Anna Heyward Taylor (1879-1956)
No. 3 Macrophylla, 1938
Color Woodblock Print
11 x 9 3/4 inches
Inscribed lower center: No. 3 - Macrophylla - Anna Heyward Taylor - 1938
SOLD
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One of the key figures of the Charleston Renaissance, Anna Heyward Taylor is best known for her woodblock prints, executed both in brilliant color and dramatic black-and-white. Born to a distinguished South Carolina family, Taylor was educated privately before graduating from the South Carolina College for Women in 1897. Determined to be an artist, Taylor settled in New York City between 1900 and 1901, and sought training with the acclaimed artist and teacher, William Merritt Chase. Chase became an important early mentor, and Taylor joined his first education tours abroad to Holland and London in the summers of 1903 and 1904. Taylor returned to New York in 1906 to continue work with Chase and his associates; she then traveled to Pennsylvania to study during the summer with William Lathrop, a leading member of the noted impressionist art colony in New Hope.

Taylor soon embarked on a career that would combine teaching, study, and worldwide travel. Having already toured Europe extensively, she made a lengthy trip to the Far East in 1914. While abroad, she befriended Helen Hyde, an American who had been living in Japan for years creating traditional woodblock prints. Back in the United States in 1915, Taylor spent the summer in Provincetown, Massachusetts, where she was influenced by that colony's innovative group of printmakers.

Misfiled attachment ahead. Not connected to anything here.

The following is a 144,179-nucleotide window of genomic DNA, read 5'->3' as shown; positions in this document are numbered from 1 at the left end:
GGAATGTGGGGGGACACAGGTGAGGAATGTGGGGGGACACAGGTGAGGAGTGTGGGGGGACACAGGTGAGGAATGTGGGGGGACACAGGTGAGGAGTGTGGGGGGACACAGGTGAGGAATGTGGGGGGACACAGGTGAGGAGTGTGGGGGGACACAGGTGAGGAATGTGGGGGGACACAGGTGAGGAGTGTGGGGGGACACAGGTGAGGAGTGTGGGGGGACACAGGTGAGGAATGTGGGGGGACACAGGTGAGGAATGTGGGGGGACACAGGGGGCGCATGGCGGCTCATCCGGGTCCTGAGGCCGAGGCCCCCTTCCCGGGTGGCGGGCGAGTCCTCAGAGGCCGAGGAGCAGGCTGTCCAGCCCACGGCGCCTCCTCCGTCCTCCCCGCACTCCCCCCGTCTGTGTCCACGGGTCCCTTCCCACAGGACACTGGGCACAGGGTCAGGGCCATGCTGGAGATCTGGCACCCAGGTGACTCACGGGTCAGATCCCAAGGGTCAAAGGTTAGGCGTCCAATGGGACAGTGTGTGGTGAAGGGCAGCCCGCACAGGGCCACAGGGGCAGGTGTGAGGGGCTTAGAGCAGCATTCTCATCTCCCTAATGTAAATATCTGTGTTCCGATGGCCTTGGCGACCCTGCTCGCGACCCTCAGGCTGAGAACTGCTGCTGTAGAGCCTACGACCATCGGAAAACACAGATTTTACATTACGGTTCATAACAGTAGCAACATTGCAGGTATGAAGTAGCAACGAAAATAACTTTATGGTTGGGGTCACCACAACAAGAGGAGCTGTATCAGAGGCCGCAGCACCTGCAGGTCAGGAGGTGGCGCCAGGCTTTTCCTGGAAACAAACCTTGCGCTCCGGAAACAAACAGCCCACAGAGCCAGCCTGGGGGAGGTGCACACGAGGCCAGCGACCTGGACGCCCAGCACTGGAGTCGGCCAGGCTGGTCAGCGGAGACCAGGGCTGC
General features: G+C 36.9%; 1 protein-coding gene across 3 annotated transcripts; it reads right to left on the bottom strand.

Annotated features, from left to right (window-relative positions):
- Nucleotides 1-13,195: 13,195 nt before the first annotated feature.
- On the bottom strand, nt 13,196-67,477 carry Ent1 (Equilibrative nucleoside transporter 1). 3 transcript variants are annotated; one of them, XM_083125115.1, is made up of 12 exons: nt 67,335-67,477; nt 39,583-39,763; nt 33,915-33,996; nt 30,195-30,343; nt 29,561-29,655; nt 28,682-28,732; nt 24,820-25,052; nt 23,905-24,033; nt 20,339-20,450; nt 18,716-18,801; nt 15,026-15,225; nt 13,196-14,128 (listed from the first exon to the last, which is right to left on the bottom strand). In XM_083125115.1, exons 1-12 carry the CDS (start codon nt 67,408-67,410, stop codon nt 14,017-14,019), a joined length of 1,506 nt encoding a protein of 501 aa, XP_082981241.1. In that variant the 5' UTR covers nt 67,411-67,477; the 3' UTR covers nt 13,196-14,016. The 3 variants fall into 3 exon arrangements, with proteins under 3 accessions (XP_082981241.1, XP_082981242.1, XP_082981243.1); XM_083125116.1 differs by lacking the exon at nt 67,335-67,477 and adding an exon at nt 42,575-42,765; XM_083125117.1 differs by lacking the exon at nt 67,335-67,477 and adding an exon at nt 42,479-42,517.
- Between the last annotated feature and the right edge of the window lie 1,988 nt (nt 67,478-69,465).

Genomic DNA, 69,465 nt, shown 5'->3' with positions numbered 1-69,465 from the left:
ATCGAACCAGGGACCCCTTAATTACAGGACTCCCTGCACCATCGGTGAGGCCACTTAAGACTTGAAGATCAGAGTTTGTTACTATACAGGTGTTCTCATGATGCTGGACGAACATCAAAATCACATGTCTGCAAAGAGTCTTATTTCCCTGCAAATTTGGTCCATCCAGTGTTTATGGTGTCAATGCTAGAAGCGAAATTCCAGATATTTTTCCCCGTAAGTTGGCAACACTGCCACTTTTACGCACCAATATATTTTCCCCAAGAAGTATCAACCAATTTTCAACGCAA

The 1920s were a particularly productive period for Taylor, beginning with her exploration of exotic floral and plant designs in batiks. She exhibited widely and received favorable reviews in important art publications. Settling in Charleston in 1929, Taylor quickly became part of the flourishing regional art scene known as the Charleston Renaissance. Like other resident and visiting artists, she pursued images of local nature and culture, filtering these themes through her interest in Japanese design and technique. For the next several decades, she focused on watercolors and woodblock prints of Lowcountry subjects, including pastoral and urban landscapes, genre scenes, still lifes, and botanical studies.

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